The ‘activists are a limited resource’ argument doesn’t wash. Activists who go to bye-elections are more likely to be motivated to do something at home than those that don’t. It is true that our finances are limited so it might be worth sending more people out to knock on doors and fewer to deliver mediocre leaflets.

  • nigel hunter 10th Dec '15 - 9:23pm

    I agree that that more people should be door knockers but also hand over questionnaires with their ideas for us ,hopefully to put into practice both locally and nationally.

  • To win back the level of support we once had we need a mass audience. But the media are never going to give us a mass audience with 8 MPs.

    So what do we do?

    I suggest we look at people who do have a mass audience without the help of the media. In particular, I propose that we consider the example of David Icke, who maintains a mass audience through his website and books. Every Friday, Icke goes face-to-face with his audience on Youtube. That’s 15 minutes of free-to-view eyeball-to-eyeball contact with the rest of the world. Icke is a masterful communicator, and he gets his message across (whether or not you agree with it).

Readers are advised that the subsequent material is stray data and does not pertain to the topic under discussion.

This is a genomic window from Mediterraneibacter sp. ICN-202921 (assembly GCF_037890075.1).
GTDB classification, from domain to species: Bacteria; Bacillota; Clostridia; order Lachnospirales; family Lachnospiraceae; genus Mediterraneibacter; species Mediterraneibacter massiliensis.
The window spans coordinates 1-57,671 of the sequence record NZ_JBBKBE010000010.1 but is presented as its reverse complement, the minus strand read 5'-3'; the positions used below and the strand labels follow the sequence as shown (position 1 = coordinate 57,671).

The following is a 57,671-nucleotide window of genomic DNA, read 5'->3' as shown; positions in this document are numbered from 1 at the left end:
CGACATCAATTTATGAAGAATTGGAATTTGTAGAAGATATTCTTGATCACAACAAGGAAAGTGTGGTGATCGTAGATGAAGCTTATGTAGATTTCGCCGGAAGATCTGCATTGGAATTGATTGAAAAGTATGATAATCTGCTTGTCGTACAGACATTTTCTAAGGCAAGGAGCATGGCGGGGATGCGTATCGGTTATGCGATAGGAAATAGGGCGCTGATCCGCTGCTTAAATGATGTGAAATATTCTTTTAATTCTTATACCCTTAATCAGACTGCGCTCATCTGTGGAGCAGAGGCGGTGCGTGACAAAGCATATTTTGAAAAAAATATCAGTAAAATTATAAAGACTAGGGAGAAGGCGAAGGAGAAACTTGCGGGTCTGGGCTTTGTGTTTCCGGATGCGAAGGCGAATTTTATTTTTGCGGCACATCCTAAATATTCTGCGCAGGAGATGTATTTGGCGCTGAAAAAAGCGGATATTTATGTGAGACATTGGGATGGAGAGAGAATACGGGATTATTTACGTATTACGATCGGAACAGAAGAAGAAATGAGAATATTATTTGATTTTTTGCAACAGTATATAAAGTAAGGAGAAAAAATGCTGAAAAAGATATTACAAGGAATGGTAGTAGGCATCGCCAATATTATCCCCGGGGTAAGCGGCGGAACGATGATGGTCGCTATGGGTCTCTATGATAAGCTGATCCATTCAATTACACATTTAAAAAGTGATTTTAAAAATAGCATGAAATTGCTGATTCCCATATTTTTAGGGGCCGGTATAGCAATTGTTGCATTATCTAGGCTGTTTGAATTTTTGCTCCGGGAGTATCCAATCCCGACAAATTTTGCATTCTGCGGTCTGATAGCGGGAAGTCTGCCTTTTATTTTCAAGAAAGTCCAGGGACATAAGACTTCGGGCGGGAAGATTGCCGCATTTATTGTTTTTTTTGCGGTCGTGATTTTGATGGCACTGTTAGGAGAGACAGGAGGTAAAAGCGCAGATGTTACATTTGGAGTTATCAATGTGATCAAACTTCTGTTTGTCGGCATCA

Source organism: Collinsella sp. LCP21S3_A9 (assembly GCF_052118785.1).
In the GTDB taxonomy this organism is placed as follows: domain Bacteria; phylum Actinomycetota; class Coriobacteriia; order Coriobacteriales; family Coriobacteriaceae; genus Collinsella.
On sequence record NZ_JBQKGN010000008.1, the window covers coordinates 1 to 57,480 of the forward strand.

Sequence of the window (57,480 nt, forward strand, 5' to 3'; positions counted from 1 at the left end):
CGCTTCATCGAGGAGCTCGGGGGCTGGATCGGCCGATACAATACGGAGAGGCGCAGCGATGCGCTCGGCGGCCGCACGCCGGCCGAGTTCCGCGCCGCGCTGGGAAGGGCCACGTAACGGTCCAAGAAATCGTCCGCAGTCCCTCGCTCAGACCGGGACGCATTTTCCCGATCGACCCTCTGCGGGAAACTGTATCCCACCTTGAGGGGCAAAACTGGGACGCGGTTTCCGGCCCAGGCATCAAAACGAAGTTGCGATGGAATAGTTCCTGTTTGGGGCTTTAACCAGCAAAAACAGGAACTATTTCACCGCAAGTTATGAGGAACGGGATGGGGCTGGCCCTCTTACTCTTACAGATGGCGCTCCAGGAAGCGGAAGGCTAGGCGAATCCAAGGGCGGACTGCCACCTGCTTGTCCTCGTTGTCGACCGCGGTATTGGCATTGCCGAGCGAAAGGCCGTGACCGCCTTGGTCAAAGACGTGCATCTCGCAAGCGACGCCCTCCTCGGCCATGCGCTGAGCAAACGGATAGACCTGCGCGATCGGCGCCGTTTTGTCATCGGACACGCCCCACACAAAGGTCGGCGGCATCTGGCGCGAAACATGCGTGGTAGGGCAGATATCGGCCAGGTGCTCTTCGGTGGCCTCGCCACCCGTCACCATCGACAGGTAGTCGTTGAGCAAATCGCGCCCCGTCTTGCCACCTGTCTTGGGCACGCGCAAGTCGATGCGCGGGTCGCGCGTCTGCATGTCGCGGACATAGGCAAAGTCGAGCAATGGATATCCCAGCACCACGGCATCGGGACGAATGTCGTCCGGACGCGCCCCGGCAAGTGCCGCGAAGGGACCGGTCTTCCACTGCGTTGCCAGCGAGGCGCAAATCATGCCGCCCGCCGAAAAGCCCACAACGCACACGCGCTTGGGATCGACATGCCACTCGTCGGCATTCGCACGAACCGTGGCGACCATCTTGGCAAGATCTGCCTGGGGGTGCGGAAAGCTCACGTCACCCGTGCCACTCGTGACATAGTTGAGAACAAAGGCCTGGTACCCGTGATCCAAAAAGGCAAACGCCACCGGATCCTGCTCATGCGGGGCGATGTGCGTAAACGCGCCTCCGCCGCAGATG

My suggestion is that Tim (and perhaps his 7 colleagues as well) do regular Friday talks that can be put on Youtube and posted on the party website. That would get to far more voters than any number of press releases, and it would have a more intimate feel. Tim is nowhere near as good a communicator as David Icke, but I think he is suited to the fireside chat approach. It is surely worth a try.

  • Jonathan Brown 11th Dec '15 - 1:22am

    A very good and thought-provoking article Michael.

    I certainly don’t think we should abandon by-elections altogether. It is important that we show ourselves to be a national party after all. And byelections can be an important part of rebuilding a party in somewhere like Oldham.